Sam Cedar | Contributor
What a beautiful season this is. A season that allows us to reflect on just how fun the opening night of “Black Panther” was, wonder how “Shallow” could still be stuck in our heads three months after seeing “A Star Is Born” or marvel in awe at just how fat Christian Bale got to play Dick Cheney. That’s right, it’s Oscar season. So without further ado, my Oscar predictions go to…
Best Picture: The Favourite
Greek director Yorgos Lanthimos is known for his eclectic directing style and shock value, previously releasing critically divisive movies like “The Lobster” and “The Killing of a Sacred Deer.” In “The Favourite,” he dials back his bizarre imagination (though not too much) and hands the reins to three incredible actresses: Olivia Coleman, Emma Stone and Rachel Weiss. For their performances alone, this movie is deserving of accolades, but its sardonic humor and beautiful production design make the Yorgos-helmed film uncharacteristically entertaining. Though “Roma” could give “The Favourite” a run for its money (the films tied for an academy-leading ten nominations a piece), “The Favourite” more seamlessly blends the Academy’s art house predilection with a mainstream appeal. Not to mention, it’s the first period piece since “Barry Lyndon” that I have actually enjoyed.
Lead Actor: Christian Bale or Rami Malek (Vice/Bohemian Rhapsody)
What’s that? I can’t choose two actors? Well, tough. Christian Bale and Rami Malik each crafted stunningly realistic portrayals of real people, and the Oscars love to award good impersonations. There are things to love about the performances of both, from Bale’s stoic, political hedonism as Dick Cheney to Malek’s near perfect reenactment of Freddie Mercury’s 1985 performance at Live Aid. I’d give the edge to Bale because of his dramatic physical transformation and Adam McKay’s stylistic appeal, but it could go either way. Secretly, I just really want Batman to win another Oscar.
Lead Actress: Yalitza Aparicio (Roma)
Most consider the “Roma” star to be a serious underdog, predicting the award to be a two-woman race between Glen Close of “The Wife” and Olivia Coleman of “The Favourite.” Though I loved the performance of Coleman in “The Favourite,” I struggle to view her as a lead given the stage that she had to share with Stone and Weiss. With this pick, I am giving the nod to Aparicio’s heart wrenchingly realistic portrayal of Cleo Gutiérrez, an indigenous woman living as a housekeeper for a middle-class, white family in Mexico City. While Close and Coleman gave more dramatic performances, Aparicio crafted her character with a quiet grace, subtly capturing the beauty and tragedy of carving out a livelihood amidst racial and political tension. Ultimately, film is a business of empathy, and Aparicio brought me into her reality better than any other name on this list. Not to mention, she is the first indigenous woman and only the second Mexican woman to be nominated for the award. Oh, and this was her first movie. Wild.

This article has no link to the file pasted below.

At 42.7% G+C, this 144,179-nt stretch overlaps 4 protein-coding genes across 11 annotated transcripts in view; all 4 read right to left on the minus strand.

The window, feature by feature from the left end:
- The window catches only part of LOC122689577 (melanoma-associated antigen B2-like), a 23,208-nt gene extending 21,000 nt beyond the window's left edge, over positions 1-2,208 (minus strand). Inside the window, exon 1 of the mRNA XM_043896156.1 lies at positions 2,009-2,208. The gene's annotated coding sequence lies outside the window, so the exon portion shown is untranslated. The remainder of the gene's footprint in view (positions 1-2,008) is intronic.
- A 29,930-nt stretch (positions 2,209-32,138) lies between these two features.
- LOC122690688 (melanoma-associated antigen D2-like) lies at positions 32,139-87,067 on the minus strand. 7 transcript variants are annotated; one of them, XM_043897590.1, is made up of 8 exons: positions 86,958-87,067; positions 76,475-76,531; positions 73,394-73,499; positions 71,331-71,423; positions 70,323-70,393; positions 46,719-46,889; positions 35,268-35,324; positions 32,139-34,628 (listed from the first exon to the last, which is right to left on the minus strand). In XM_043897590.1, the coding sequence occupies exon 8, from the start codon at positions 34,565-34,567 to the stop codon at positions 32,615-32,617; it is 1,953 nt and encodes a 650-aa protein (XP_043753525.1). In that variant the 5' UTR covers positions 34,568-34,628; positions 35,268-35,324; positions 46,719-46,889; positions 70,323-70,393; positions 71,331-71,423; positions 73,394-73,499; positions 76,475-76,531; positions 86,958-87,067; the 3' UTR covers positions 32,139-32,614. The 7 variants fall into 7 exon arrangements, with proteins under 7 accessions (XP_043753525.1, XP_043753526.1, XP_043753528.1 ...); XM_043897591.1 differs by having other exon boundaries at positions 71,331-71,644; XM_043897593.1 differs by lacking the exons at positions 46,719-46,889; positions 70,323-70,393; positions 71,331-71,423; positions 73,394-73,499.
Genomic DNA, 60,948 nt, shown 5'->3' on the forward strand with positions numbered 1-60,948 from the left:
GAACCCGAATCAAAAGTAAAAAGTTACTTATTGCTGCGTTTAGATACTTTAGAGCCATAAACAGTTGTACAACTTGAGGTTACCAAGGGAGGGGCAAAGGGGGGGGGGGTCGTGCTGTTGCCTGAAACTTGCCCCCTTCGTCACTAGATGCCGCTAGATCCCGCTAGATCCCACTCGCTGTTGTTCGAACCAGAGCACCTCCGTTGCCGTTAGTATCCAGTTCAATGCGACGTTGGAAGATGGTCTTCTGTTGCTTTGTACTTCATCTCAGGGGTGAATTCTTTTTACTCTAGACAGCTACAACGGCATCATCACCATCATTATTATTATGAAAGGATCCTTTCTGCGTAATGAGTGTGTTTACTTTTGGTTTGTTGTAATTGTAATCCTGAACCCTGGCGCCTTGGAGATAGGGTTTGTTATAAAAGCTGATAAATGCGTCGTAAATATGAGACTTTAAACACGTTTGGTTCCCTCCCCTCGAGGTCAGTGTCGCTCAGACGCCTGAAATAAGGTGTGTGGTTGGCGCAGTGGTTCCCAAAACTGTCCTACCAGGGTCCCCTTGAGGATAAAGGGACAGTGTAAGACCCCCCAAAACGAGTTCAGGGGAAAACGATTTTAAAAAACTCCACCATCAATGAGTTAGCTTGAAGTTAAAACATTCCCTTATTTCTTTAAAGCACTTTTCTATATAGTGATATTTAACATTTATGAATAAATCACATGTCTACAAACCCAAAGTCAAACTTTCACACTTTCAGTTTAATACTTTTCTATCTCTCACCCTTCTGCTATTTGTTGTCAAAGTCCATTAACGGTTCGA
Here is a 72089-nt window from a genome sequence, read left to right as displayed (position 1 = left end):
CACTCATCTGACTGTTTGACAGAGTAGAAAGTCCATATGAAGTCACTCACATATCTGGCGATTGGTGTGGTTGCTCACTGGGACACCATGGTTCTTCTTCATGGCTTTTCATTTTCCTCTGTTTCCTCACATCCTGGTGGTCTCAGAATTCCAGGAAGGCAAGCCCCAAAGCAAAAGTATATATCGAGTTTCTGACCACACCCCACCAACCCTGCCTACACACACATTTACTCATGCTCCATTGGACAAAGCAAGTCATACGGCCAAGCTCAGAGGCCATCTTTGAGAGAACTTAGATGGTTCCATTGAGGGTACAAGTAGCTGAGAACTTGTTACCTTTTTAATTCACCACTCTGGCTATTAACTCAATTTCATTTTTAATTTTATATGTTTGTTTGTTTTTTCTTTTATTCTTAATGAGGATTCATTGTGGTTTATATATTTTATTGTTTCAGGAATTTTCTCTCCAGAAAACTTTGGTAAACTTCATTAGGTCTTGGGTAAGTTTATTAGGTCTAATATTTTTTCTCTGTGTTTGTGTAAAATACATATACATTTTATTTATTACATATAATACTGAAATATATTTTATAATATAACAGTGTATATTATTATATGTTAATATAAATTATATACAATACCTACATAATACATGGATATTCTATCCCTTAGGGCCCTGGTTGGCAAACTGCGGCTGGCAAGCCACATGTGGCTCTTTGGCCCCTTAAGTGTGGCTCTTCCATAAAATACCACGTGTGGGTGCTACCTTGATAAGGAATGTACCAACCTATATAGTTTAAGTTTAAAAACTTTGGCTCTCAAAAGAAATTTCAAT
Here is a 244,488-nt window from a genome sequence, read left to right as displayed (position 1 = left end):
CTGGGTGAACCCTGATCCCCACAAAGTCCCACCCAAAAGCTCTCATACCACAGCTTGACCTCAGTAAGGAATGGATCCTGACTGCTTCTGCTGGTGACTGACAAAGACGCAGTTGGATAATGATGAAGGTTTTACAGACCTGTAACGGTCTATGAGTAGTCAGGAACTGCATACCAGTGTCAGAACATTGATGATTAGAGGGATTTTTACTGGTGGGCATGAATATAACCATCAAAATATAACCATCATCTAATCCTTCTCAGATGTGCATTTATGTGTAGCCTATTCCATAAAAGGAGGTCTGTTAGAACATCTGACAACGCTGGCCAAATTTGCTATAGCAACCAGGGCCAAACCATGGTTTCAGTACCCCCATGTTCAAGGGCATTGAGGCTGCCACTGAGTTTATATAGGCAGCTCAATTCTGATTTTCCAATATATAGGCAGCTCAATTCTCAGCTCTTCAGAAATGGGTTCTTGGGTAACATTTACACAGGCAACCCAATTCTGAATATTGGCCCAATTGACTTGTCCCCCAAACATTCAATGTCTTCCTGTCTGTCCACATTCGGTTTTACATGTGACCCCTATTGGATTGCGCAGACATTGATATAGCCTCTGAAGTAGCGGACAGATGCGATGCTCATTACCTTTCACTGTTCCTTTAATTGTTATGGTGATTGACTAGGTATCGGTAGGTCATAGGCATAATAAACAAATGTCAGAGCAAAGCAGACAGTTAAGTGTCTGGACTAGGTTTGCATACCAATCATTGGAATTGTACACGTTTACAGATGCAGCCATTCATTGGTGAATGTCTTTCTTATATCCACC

Director: Spike Lee (BlackKklansman)
In a year defined by black excellence in film, from Ryan Coogler’s blockbuster Marvel record-breaker “Black Panther” to Boots Riley’s bizzare directorial debut “Sorry to Bother You” to the overlooked but incredibly crafted “Blindspotting” (led by Daveed Diggs and Rafael Casal) to Barry Jenkin’s understated and impressionistic adaption of James Baldwin’s “If Beale Street Could Talk,” Spike Lee’s “BlackKklansman” enjoyed as great a combination of commercial success and critical acclaim as any. Lee has one of the most distinct voices in film, previously crafting the biting sociopolitical commentaries “Do the Right Thing” and “Malcolm X,” and it’s about time he adds a Best Director award to his resume. “BlackKklansman” is a witty exploration of institutional racism in America, offering a glimpse at events in the late 70’s and showing a real example of change to a world that desperately needs one.
Cinematography: Alfonso Cuaron (Roma)
I would be remiss if I didn’t mention Cuaron’s stunning work in “Roma.” Though he had initially pegged longtime collaborator Emanuel Lubezki to shoot the film, Lubezki eventually dropped under Cuaron’s heavy demands. Cuaron opted to shoot this film in a wide format, pairing black and white coloration with a contemporary format to reflect the rigid uniformity of looking into the past. This film is as much a reflection of Cuaron’s past as it is an exploration of the characters’ present, and its cinematography expresses this reality stylistically as well as any film in recent memory. The camera jumps through characters’ lives like a dance, oscillating the pace of the film to match the steadily unfurling reality of a woman and country in turmoil. Not to mention, it looks beautiful.